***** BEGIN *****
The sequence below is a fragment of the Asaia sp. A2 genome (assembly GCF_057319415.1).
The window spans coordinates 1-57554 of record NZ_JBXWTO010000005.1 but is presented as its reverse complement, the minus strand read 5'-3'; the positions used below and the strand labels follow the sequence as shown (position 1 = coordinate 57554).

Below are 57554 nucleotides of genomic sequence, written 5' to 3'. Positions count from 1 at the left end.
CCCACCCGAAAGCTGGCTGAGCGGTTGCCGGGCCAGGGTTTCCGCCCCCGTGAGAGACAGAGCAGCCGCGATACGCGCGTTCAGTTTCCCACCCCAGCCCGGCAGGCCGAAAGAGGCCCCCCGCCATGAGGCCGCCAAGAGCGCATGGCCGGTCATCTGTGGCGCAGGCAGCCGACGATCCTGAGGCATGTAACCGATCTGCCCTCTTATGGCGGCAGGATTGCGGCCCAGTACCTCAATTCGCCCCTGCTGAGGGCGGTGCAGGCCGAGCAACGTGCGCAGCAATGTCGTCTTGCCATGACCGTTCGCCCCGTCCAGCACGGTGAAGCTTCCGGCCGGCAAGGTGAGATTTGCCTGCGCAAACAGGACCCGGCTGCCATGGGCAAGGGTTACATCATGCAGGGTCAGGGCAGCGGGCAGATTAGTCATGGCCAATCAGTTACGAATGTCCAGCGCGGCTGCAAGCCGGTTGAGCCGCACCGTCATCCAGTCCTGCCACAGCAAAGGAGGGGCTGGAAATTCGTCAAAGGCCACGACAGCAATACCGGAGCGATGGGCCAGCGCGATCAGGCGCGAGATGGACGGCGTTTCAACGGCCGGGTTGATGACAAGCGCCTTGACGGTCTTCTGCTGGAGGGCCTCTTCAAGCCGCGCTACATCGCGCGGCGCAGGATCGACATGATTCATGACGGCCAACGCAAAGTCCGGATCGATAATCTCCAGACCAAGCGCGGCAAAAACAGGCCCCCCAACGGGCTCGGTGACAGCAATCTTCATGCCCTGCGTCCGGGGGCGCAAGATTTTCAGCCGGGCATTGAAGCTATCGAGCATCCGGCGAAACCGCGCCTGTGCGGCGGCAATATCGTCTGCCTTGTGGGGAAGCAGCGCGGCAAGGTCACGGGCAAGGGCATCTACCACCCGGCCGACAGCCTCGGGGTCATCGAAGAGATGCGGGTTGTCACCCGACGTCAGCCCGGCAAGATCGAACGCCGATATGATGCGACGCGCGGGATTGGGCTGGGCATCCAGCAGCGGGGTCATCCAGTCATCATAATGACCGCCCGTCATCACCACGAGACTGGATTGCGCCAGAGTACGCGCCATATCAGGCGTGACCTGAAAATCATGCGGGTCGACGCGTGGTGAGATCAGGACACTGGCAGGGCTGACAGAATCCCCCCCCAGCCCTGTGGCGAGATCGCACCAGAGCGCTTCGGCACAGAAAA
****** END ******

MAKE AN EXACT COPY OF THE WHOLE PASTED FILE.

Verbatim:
The sequence below is a fragment of the Asaia sp. A2 genome (assembly GCF_057319415.1).
The window spans coordinates 1-57554 of record NZ_JBXWTO010000005.1 but is presented as its reverse complement, the minus strand read 5'-3'; the positions used below and the strand labels follow the sequence as shown (position 1 = coordinate 57554).

Below are 57554 nucleotides of genomic sequence, written 5' to 3'. Positions count from 1 at the left end.
CCCACCCGAAAGCTGGCTGAGCGGTTGCCGGGCCAGGGTTTCCGCCCCCGTGAGAGACAGAGCAGCCGCGATACGCGCGTTCAGTTTCCCACCCCAGCCCGGCAGGCCGAAAGAGGCCCCCCGCCATGAGGCCGCCAAGAGCGCATGGCCGGTCATCTGTGGCGCAGGCAGCCGACGATCCTGAGGCATGTAACCGATCTGCCCTCTTATGGCGGCAGGATTGCGGCCCAGTACCTCAATTCGCCCCTGCTGAGGGCGGTGCAGGCCGAGCAACGTGCGCAGCAATGTCGTCTTGCCATGACCGTTCGCCCCGTCCAGCACGGTGAAGCTTCCGGCCGGCAAGGTGAGATTTGCCTGCGCAAACAGGACCCGGCTGCCATGGGCAAGGGTTACATCATGCAGGGTCAGGGCAGCGGGCAGATTAGTCATGGCCAATCAGTTACGAATGTCCAGCGCGGCTGCAAGCCGGTTGAGCCGCACCGTCATCCAGTCCTGCCACAGCAAAGGAGGGGCTGGAAATTCGTCAAAGGCCACGACAGCAATACCGGAGCGATGGGCCAGCGCGATCAGGCGCGAGATGGACGGCGTTTCAACGGCCGGGTTGATGACAAGCGCCTTGACGGTCTTCTGCTGGAGGGCCTCTTCAAGCCGCGCTACATCGCGCGGCGCAGGATCGACATGATTCATGACGGCCAACGCAAAGTCCGGATCGATAATCTCCAGACCAAGCGCGGCAAAAACAGGCCCCCCAACGGGCTCGGTGACAGCAATCTTCATGCCCTGCGTCCGGGGGCGCAAGATTTTCAGCCGGGCATTGAAGCTATCGAGCATCCGGCGAAACCGCGCCTGTGCGGCGGCAATATCGTCTGCCTTGTGGGGAAGCAGCGCGGCAAGGTCACGGGCAAGGGCATCTACCACCCGGCCGACAGCCTCGGGGTCATCGAAGAGATGCGGGTTGTCACCCGACGTCAGCCCGGCAAGATCGAACGCCGATATGATGCGACGCGCGGGATTGGGCTGGGCATCCAGCAGCGGGGTCATCCAGTCATCATAATGACCGCCCGTCATCACCACGAGACTGGATTGCGCCAGAGTACGCGCCATATCAGGCGTGACCTGAAAATCATGCGGGTCGACGCGTGGTGAGATCAGGACACTGGCAGGGCTGACAGAATCCCCCCCCAGCCCTGTGGCGAGATCGCACCAGAGCGCTTCGGCACAGAAAA